Below is a picture of the Vittene hoard. Above is a picture of a replica of the hoard made of marzipan and gold leaf by Sören Elmqvist for the 1995 Christmas market at the county museum.

Thanks to Niklas Ytterberg for the tipoff.

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5th Century Regional Brooch Design

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Here’s a piece of fragmentology. In the 19th century a brooch (inset) was found at Vistena in Allhelgona parish, Östergötland. It’s a copper-alloy piece decorated with embossed silver sheet panels in the Nydam style, approx. AD 375-450. In 2008 a member of my metal detector team found part of a similar brooch at Sättuna in Kaga parish, a few tens of kilometers east of Vistena. Apparently we’re dealing with a regional metalworking tradition. The complete brooch measures 57 mm across the head plate, the fragment 42 mm.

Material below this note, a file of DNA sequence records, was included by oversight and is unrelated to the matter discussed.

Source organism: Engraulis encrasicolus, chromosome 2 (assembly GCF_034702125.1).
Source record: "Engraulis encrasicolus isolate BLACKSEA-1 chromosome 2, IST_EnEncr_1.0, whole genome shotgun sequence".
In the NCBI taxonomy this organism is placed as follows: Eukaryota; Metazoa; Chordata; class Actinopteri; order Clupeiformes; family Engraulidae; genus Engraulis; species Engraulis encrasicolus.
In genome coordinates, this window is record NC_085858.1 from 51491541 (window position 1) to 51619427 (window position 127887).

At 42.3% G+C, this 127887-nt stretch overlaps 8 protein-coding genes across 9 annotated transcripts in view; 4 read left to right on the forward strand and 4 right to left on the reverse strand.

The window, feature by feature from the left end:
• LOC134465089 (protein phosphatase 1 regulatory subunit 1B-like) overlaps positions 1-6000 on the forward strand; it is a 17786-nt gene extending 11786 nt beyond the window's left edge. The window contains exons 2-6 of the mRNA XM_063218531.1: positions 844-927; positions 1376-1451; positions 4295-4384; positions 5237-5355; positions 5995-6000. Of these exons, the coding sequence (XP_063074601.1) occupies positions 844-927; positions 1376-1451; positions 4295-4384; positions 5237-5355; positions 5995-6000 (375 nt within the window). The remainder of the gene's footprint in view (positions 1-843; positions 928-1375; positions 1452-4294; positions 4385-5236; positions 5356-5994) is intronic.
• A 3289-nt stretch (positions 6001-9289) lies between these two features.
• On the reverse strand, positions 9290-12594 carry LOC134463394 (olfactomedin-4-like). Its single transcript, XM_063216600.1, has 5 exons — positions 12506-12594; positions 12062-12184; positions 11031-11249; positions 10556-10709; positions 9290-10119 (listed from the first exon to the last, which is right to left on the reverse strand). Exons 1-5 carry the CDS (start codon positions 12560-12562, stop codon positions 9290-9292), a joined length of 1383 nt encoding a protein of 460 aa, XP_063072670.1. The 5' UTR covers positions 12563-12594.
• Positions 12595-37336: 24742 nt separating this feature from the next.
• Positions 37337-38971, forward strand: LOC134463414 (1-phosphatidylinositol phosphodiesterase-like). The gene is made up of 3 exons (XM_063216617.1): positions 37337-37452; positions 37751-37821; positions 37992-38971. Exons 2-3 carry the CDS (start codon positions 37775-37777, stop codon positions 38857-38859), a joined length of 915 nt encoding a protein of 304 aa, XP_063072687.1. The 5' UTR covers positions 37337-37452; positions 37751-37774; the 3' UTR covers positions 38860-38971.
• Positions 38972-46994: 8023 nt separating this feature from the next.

Velvet Bolete Orgy

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My wife and I made a short mushrooming excursion to Lake Lundsjön after lunch. Little more than half an hour in the woods garnered us only four species, but huge amounts of one: velvet bolete. We went home early simply because we didn’t need more mushrooms. I’m stewing them with cream. Never had shingled hedgehog before.

  • Velvet bolete, Sandsopp, Suillus variegatus
  • King bolete, Stensopp/Karl Johan, Boletus edulis
  • Red russula, Tegelkremla, Russula decolorans
  • Shingled hedgehog, Fjällig taggsvamp, Sarcodon imbricatus

Archaeological Fatherhood

Back in April of 2008 I mused that strictly chronologically speaking, at 36 I was already a mid-career academic since I started working at 20 and retirement age is currently 65. I’m still years from the age when people get academic jobs in my discipline, 41, but anyway.